February 28, 2017

How we can Live Mindfully with Chronic Pain.

I returned home to Hawaii from traveling in Spain, with three-day stops in Los Angeles and San Francisco on either end. I spent nearly 40 hours in airplane seats and 16 nights in strange beds on bad pillows.

After I got back into my own bed, I became aware of a mild pain deep on the left side of my neck.

As days passed, the pain rose in my consciousness. After about a week, I could not turn my head to the side or lift my chin without a stabbing pain radiating into my left shoulder and down my arm. I had slept wrong on my neck before and had suffered intense pain for a week or two. I waited to see if my condition would improve.

When I finally went to the doctor, he examined me, pulling my arms and testing my strength. I left with a prescription for a muscle relaxant. The X-ray the doctor ordered revealed that I had degenerative disc disease.

A chiropractor told me that the most likely scenario was that I twisted my neck on my trip and put my cervical spine out of alignment. Calcium deposits around my discs are now pinching my nerve.

Now that the pain is my constant companion, I have begun to explore the relationship. I notice that it ebbs and flows. Some of the time, it lets me be. But if I move a certain way, I get a piercing reminder. The pain sends unsolicited pins and needles flowing down my left arm, as if a ball of barbed wire is tumbling from my elbow to my fingers. The tip of my left index finger is numb.

At moments, I probe the pain. When I can’t find a position for sleeping, I stay with the discomfort before I change sides. Trying to reach my toes in the shower, I stretch a little farther to feel the pinch. Lying on my back in yoga, I turn my head to taste the pain from its very center.

I am not a masochist. Now that it is mine, I want to become intimate with the physical pain. I want to know its texture, its taste. I have avoided painkillers, which I know would change the relationship and create a different dynamic.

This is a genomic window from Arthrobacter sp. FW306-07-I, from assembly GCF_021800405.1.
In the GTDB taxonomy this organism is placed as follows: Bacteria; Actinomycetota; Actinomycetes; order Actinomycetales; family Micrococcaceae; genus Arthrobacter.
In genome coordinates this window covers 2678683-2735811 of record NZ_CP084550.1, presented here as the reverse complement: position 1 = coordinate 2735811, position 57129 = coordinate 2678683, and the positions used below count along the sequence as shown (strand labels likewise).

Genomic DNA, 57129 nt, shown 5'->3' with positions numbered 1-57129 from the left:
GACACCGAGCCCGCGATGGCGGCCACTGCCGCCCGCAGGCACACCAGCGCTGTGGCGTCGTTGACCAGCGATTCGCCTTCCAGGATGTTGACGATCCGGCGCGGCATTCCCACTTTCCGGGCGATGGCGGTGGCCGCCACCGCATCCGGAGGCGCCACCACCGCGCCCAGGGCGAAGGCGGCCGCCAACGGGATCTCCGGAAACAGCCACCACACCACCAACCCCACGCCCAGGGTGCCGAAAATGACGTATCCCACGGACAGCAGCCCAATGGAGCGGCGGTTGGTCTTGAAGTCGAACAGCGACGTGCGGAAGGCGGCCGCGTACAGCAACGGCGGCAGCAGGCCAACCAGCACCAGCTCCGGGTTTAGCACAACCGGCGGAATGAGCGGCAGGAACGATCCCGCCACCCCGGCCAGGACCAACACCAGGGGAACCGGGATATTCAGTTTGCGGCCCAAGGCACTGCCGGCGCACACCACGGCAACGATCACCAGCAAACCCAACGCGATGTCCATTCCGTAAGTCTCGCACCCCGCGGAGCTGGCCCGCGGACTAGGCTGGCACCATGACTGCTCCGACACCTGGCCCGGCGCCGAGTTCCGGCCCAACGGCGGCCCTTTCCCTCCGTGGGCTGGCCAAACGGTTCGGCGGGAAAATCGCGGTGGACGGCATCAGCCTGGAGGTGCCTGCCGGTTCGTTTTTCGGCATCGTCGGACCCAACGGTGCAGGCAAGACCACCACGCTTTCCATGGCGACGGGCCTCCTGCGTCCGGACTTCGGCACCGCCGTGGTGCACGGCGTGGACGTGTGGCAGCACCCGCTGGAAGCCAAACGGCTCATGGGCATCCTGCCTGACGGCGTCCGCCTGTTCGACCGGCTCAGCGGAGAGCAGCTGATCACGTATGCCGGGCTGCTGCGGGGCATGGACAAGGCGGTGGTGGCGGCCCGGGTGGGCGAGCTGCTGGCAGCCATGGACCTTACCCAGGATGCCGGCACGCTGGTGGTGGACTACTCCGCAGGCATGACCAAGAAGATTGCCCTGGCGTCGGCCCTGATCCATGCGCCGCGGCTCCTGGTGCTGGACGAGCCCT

The longer I live with the pain, the more I see my relationship with it changing. Similar to Emily Dickinson’s perceptions about growing accustomed to the dark, I find that either the nature of pain changes or the way I see it alters. My pain changes as the physiology of my body adjusts and compensates, both on its own and through chiropractic treatment and massage therapy. My attitude shifts as I see the pain as a part of me.

In that moment, I accept it because I choose to.

We all have a choice. We can choose to avoid the pain. I agree with Pema Chödrön: When we put all our energy into protecting ourselves, we build armor that imprisons the softness of our hearts. Conversely, practicing mindfulness around our experience with pain softens our hearts.

With our mindfulness practice, we do the best we can. We might start slowly, easing in. We are gentle with ourselves. We are committed to opening our lives and our hearts.

We choose to embrace our pain. It seems contradictory and counterintuitive—pain is the enemy, right? All our systems work to avoid pain. To protect my impinged nerve, the muscles in my back clenched en masse.

Yet the deeper we go with it, the more tempering and liberating we find the fire of pain. It strengthens without hardening or breaking us. We find that we are vulnerable. We surrender. Our hearts soften. Our intimacy with our pain makes us more tender, more tolerant and more accepting.

Staying at the center of our pain, as a practice, shows us all the self-concern that we carry. We see the endless strategies that we employ to make ourselves feel comfortable. In the practice of mindfulness, we might watch our thoughts about the way that life is supposed to treat us and how our bodies are supposed to serve us (or at least how they’re supposed to leave us alone).

In being mindful, we can stop spending our time and energy vilifying, denying and avoiding our pain. We don’t need to dig a hole to hide in.

We present ourselves. We approach our pain and even ally with it. Inside the fire, we might feel strangely grateful and glad to be alive.



Author: Richard Gentei Diedrichs

Image: Pixabay

Editor: Callie Rushton

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